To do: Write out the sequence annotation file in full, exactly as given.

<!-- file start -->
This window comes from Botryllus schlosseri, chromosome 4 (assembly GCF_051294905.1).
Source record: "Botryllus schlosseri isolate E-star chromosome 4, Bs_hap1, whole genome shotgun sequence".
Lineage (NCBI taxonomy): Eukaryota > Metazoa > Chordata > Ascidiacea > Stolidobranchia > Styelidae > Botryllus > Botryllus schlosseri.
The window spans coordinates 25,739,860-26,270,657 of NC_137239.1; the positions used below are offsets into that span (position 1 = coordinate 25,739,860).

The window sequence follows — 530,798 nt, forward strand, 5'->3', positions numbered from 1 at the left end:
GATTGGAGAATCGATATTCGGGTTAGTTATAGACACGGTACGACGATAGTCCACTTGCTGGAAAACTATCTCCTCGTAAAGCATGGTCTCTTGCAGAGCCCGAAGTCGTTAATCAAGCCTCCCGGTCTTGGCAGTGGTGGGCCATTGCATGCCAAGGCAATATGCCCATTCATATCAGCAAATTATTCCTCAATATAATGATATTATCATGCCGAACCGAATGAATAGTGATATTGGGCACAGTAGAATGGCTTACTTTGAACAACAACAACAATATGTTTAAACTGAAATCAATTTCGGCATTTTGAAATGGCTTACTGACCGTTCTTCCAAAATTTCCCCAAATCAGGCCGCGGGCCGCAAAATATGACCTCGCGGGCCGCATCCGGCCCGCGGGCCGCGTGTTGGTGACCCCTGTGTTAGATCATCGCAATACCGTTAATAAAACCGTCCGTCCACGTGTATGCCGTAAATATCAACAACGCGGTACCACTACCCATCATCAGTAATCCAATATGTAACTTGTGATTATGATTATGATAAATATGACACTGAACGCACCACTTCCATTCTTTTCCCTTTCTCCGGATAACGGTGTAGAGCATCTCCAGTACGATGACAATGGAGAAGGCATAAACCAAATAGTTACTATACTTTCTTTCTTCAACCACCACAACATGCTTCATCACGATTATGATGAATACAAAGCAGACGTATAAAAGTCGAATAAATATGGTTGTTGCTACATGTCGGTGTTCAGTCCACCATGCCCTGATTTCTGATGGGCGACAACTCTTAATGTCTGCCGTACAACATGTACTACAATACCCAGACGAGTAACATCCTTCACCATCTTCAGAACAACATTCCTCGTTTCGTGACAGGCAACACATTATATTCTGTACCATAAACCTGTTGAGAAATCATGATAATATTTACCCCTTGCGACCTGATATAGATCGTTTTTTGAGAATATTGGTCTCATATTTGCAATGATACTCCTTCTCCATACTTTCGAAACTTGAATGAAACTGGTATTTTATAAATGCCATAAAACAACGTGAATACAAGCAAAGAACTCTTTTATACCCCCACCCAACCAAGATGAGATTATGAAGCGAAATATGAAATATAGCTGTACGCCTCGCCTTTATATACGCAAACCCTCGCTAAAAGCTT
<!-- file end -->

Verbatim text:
This window comes from Botryllus schlosseri, chromosome 4 (assembly GCF_051294905.1).
Source record: "Botryllus schlosseri isolate E-star chromosome 4, Bs_hap1, whole genome shotgun sequence".
Lineage (NCBI taxonomy): Eukaryota > Metazoa > Chordata > Ascidiacea > Stolidobranchia > Styelidae > Botryllus > Botryllus schlosseri.
The window spans coordinates 25,739,860-26,270,657 of NC_137239.1; the positions used below are offsets into that span (position 1 = coordinate 25,739,860).

The window sequence follows — 530,798 nt, forward strand, 5'->3', positions numbered from 1 at the left end:
GATTGGAGAATCGATATTCGGGTTAGTTATAGACACGGTACGACGATAGTCCACTTGCTGGAAAACTATCTCCTCGTAAAGCATGGTCTCTTGCAGAGCCCGAAGTCGTTAATCAAGCCTCCCGGTCTTGGCAGTGGTGGGCCATTGCATGCCAAGGCAATATGCCCATTCATATCAGCAAATTATTCCTCAATATAATGATATTATCATGCCGAACCGAATGAATAGTGATATTGGGCACAGTAGAATGGCTTACTTTGAACAACAACAACAATATGTTTAAACTGAAATCAATTTCGGCATTTTGAAATGGCTTACTGACCGTTCTTCCAAAATTTCCCCAAATCAGGCCGCGGGCCGCAAAATATGACCTCGCGGGCCGCATCCGGCCCGCGGGCCGCGTGTTGGTGACCCCTGTGTTAGATCATCGCAATACCGTTAATAAAACCGTCCGTCCACGTGTATGCCGTAAATATCAACAACGCGGTACCACTACCCATCATCAGTAATCCAATATGTAACTTGTGATTATGATTATGATAAATATGACACTGAACGCACCACTTCCATTCTTTTCCCTTTCTCCGGATAACGGTGTAGAGCATCTCCAGTACGATGACAATGGAGAAGGCATAAACCAAATAGTTACTATACTTTCTTTCTTCAACCACCACAACATGCTTCATCACGATTATGATGAATACAAAGCAGACGTATAAAAGTCGAATAAATATGGTTGTTGCTACATGTCGGTGTTCAGTCCACCATGCCCTGATTTCTGATGGGCGACAACTCTTAATGTCTGCCGTACAACATGTACTACAATACCCAGACGAGTAACATCCTTCACCATCTTCAGAACAACATTCCTCGTTTCGTGACAGGCAACACATTATATTCTGTACCATAAACCTGTTGAGAAATCATGATAATATTTACCCCTTGCGACCTGATATAGATCGTTTTTTGAGAATATTGGTCTCATATTTGCAATGATACTCCTTCTCCATACTTTCGAAACTTGAATGAAACTGGTATTTTATAAATGCCATAAAACAACGTGAATACAAGCAAAGAACTCTTTTATACCCCCACCCAACCAAGATGAGATTATGAAGCGAAATATGAAATATAGCTGTACGCCTCGCCTTTATATACGCAAACCCTCGCTAAAAGCTT